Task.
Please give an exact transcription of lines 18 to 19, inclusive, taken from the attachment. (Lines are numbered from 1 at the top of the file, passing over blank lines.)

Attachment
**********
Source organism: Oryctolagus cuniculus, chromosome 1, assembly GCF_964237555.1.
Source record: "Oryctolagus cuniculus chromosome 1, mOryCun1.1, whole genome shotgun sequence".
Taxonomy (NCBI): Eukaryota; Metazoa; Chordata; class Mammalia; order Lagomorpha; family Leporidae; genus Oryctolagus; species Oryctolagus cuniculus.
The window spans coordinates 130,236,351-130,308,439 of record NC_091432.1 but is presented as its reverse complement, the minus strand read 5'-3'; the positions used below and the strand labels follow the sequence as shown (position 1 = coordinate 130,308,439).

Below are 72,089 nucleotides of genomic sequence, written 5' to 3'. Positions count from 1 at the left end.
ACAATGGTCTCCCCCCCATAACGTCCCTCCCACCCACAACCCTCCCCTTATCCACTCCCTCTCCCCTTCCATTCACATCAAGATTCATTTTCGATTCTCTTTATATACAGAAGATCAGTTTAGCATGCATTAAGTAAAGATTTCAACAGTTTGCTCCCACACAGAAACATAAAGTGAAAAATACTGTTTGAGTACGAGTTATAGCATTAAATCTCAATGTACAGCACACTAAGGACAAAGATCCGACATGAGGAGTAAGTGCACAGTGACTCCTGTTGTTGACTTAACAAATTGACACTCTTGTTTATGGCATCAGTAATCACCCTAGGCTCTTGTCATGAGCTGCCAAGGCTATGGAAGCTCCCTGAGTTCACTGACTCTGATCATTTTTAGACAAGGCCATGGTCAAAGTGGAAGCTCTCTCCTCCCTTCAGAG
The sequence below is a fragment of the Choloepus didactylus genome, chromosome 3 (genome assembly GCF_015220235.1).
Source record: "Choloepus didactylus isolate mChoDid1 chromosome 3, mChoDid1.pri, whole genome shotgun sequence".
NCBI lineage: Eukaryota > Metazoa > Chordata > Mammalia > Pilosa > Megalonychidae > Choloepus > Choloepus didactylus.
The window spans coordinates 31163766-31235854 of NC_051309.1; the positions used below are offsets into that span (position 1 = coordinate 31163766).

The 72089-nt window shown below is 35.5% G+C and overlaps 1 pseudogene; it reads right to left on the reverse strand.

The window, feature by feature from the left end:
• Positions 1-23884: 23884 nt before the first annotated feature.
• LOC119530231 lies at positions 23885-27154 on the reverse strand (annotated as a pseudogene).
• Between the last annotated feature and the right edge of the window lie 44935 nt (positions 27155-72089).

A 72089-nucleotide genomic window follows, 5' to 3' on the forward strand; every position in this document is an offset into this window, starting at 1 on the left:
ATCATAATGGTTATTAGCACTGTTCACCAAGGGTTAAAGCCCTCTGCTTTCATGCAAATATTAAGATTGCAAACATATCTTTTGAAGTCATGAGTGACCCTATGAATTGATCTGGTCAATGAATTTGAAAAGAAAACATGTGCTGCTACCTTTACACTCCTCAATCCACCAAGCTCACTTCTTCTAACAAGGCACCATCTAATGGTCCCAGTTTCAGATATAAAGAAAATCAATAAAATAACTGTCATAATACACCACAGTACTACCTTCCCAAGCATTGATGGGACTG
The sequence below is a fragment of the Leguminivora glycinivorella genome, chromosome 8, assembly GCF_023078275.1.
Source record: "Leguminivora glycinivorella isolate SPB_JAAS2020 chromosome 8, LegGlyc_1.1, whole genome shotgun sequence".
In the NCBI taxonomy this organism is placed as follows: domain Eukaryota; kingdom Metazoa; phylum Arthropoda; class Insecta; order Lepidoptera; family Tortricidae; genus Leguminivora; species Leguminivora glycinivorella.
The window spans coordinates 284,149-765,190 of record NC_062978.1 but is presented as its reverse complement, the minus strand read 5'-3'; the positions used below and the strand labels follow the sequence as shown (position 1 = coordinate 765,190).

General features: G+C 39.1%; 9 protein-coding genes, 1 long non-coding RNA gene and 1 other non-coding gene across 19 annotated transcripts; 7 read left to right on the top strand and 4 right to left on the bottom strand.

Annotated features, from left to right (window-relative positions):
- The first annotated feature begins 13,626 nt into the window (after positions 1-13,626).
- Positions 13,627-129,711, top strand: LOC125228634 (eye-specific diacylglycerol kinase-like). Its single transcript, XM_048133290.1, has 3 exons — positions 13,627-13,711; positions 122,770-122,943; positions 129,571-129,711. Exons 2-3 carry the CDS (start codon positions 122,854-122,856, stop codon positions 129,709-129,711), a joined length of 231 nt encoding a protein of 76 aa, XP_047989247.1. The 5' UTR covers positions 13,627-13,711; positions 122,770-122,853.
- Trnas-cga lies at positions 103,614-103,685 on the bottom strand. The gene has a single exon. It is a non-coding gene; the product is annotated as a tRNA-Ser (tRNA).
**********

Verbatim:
The sequence below is a fragment of the Leguminivora glycinivorella genome, chromosome 8, assembly GCF_023078275.1.
Source record: "Leguminivora glycinivorella isolate SPB_JAAS2020 chromosome 8, LegGlyc_1.1, whole genome shotgun sequence".